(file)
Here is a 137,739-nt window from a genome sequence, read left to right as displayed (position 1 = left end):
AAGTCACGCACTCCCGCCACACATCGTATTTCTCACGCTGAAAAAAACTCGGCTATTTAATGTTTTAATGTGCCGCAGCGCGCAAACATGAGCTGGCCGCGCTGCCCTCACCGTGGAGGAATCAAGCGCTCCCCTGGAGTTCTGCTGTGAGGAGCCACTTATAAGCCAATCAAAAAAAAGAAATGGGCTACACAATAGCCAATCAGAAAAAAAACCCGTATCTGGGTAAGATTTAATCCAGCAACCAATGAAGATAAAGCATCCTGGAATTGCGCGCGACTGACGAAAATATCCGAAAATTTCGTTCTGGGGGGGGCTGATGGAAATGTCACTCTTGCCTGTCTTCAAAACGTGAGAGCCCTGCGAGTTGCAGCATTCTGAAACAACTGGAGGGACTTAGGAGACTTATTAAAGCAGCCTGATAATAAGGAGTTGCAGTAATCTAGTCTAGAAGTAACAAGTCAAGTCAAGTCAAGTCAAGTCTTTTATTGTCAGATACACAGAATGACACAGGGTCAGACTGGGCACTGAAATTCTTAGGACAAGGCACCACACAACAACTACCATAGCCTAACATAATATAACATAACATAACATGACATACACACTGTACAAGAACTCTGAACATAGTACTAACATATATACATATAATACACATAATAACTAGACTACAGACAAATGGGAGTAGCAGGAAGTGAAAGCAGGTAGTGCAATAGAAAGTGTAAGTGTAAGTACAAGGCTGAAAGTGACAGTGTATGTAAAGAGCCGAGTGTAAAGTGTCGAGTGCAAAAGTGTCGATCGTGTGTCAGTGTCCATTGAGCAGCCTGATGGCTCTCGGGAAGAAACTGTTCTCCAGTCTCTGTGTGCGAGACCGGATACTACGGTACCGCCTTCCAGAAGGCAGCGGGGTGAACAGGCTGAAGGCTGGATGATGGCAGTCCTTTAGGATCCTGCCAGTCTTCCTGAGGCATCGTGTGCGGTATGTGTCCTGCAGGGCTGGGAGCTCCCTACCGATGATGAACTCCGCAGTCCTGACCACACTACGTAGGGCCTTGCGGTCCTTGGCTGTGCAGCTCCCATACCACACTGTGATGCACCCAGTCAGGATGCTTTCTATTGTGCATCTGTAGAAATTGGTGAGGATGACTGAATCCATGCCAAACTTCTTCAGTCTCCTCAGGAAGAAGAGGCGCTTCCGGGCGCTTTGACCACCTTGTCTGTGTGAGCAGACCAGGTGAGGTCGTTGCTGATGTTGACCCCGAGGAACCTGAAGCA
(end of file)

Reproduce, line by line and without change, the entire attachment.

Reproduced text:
Here is a 137,739-nt window from a genome sequence, read left to right as displayed (position 1 = left end):
AAGTCACGCACTCCCGCCACACATCGTATTTCTCACGCTGAAAAAAACTCGGCTATTTAATGTTTTAATGTGCCGCAGCGCGCAAACATGAGCTGGCCGCGCTGCCCTCACCGTGGAGGAATCAAGCGCTCCCCTGGAGTTCTGCTGTGAGGAGCCACTTATAAGCCAATCAAAAAAAAGAAATGGGCTACACAATAGCCAATCAGAAAAAAAACCCGTATCTGGGTAAGATTTAATCCAGCAACCAATGAAGATAAAGCATCCTGGAATTGCGCGCGACTGACGAAAATATCCGAAAATTTCGTTCTGGGGGGGGCTGATGGAAATGTCACTCTTGCCTGTCTTCAAAACGTGAGAGCCCTGCGAGTTGCAGCATTCTGAAACAACTGGAGGGACTTAGGAGACTTATTAAAGCAGCCTGATAATAAGGAGTTGCAGTAATCTAGTCTAGAAGTAACAAGTCAAGTCAAGTCAAGTCAAGTCTTTTATTGTCAGATACACAGAATGACACAGGGTCAGACTGGGCACTGAAATTCTTAGGACAAGGCACCACACAACAACTACCATAGCCTAACATAATATAACATAACATAACATGACATACACACTGTACAAGAACTCTGAACATAGTACTAACATATATACATATAATACACATAATAACTAGACTACAGACAAATGGGAGTAGCAGGAAGTGAAAGCAGGTAGTGCAATAGAAAGTGTAAGTGTAAGTACAAGGCTGAAAGTGACAGTGTATGTAAAGAGCCGAGTGTAAAGTGTCGAGTGCAAAAGTGTCGATCGTGTGTCAGTGTCCATTGAGCAGCCTGATGGCTCTCGGGAAGAAACTGTTCTCCAGTCTCTGTGTGCGAGACCGGATACTACGGTACCGCCTTCCAGAAGGCAGCGGGGTGAACAGGCTGAAGGCTGGATGATGGCAGTCCTTTAGGATCCTGCCAGTCTTCCTGAGGCATCGTGTGCGGTATGTGTCCTGCAGGGCTGGGAGCTCCCTACCGATGATGAACTCCGCAGTCCTGACCACACTACGTAGGGCCTTGCGGTCCTTGGCTGTGCAGCTCCCATACCACACTGTGATGCACCCAGTCAGGATGCTTTCTATTGTGCATCTGTAGAAATTGGTGAGGATGACTGAATCCATGCCAAACTTCTTCAGTCTCCTCAGGAAGAAGAGGCGCTTCCGGGCGCTTTGACCACCTTGTCTGTGTGAGCAGACCAGGTGAGGTCGTTGCTGATGTTGACCCCGAGGAACCTGAAGCA